Let’s say you’ve had a conversation with the chef to ensure you can get a safe meal at an upcoming wedding. Nothing’s guaranteed, so it’s always a good idea to come prepared just in case that meal doesn’t work out.
“You don’t want to put yourself in an uncomfortable situation where you’re so hungry that you have to eat what’s available, even though you’re not sure it’s safe,” says Heidenreich.
The solution that worked for me as a recent wedding guest—and that all of the experts I interviewed recommended? Bringing a few small snacks with me. I also ate a late lunch so I wasn’t starving come wedding time.
If you know that you won’t be able to get a safe meal, or you aren’t sure about it, Judge advises you “prepare to eat a meal before you go and bring a snack that will be safe and filling during the reception.” She adds that you can also prepare to pick up a meal on the way to the wedding or bring something from home that you can eat at the reception.
Sure, I felt a little silly carrying a pack of chicken jerky, bag of chips, and a chocolate peanut butter protein bar in my evening clutch. But, the snacks came in handy during cocktail hour and dessert, when I wasn’t totally sure if anything was safe for me to eat.
Heidenreich recommends snacks that you can easily stash in your purse, like bars or nuts. McIntyre likes the granola bars and protein bites from Enjoy Life, a brand that makes products free of the top eight allergens, as well as the applesauce and pudding pouches from GoGo SqueZ.
“Because the items do not require refrigeration, they can be saved and enjoyed later if you end up finding the fresh food served is a good option for you,” she says. “They’re also portable and mess-free to enjoy on the go between the ceremony, cocktail hour, and reception.”
Try not to stress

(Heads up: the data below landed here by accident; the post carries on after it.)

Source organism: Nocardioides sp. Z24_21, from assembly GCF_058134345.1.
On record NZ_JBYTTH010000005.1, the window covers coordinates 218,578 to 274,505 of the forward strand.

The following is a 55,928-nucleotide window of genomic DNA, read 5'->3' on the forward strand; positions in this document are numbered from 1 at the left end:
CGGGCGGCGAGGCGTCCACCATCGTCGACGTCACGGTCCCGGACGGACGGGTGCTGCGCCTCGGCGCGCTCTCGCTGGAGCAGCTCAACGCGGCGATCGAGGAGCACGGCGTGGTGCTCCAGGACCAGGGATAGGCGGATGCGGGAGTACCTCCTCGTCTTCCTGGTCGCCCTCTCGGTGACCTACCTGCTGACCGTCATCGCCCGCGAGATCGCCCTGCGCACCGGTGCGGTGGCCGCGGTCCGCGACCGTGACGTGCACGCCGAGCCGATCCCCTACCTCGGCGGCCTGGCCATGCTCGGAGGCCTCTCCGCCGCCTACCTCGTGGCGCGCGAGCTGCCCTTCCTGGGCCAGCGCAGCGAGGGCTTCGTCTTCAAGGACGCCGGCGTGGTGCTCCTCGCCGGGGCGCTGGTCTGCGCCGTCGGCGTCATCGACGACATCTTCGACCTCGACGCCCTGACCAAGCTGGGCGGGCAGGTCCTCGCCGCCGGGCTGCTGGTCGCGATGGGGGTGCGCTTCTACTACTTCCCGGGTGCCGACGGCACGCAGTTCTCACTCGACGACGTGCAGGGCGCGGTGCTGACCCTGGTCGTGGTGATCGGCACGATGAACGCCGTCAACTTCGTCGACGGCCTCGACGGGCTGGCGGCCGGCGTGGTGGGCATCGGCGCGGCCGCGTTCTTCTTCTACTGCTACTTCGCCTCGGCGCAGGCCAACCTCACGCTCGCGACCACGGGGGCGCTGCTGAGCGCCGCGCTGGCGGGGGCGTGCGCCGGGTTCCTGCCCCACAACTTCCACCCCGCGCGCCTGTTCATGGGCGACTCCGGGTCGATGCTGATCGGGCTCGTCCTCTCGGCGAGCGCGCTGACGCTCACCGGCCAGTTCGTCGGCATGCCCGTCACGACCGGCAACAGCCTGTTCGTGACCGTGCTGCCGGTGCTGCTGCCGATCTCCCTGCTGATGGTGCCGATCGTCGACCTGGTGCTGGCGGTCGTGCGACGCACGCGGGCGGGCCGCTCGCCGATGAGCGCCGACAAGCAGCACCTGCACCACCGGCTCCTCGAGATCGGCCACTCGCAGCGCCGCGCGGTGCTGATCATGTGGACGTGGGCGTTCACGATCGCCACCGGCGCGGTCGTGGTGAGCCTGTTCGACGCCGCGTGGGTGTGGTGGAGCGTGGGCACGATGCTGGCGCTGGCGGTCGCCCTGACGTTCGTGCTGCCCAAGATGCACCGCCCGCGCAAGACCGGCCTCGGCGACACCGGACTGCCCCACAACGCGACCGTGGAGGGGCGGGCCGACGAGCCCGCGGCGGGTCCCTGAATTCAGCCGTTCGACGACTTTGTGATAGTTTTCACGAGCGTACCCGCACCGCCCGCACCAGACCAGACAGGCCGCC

Weddings are supposed to be fun, so don’t spend all your time stressing about what you can and can’t eat. (And remember: Stress can negatively impact digestion!)
“Do what you can to work around your restrictions, but don’t forget about enjoying your time,” says Judge. “If you bring your own food or snacks in order to avoid the stress that will take away from your night, that’s a success.”
Bonus tip for couples planning their wedding
If you’re the one getting married, there are a few easy steps you can take to help make wedding guests with dietary restrictions or guests with food allergies feel more comfortable while they celebrate your relationship.
For example, Heidenreich, who’s currently planning her wedding, has a section on her RSVP card that asks if guests have dietary restrictions. “If they say yes and they tell me what it is, I’ll reach out to them and tell them what we have provided and try to work through anything we can to help give them a safe meal,” she says.
Judge adds that you can ask your caterer to correctly label food with ingredients for your guests. You can also ask if they can prevent cross-contact for the most common allergens, like wheat, tree nuts, and peanuts.
“If you want to be the most accommodating, choose an allergen-free menu,” she says.
The bottom line on navigating weddings with special dietary needs
“It can seem overwhelming to many to travel and dine out as a wedding guest managing a food allergy or special dietary need, but remember that you are not the first person to be doing this and you will not be the last,” says McIntyre. “Many have come before you and therefore restaurants, venues and wedding planners already have much of this in mind when planning events.”
With a little planning and preparation, you can have a fun and safe celebration with loved ones.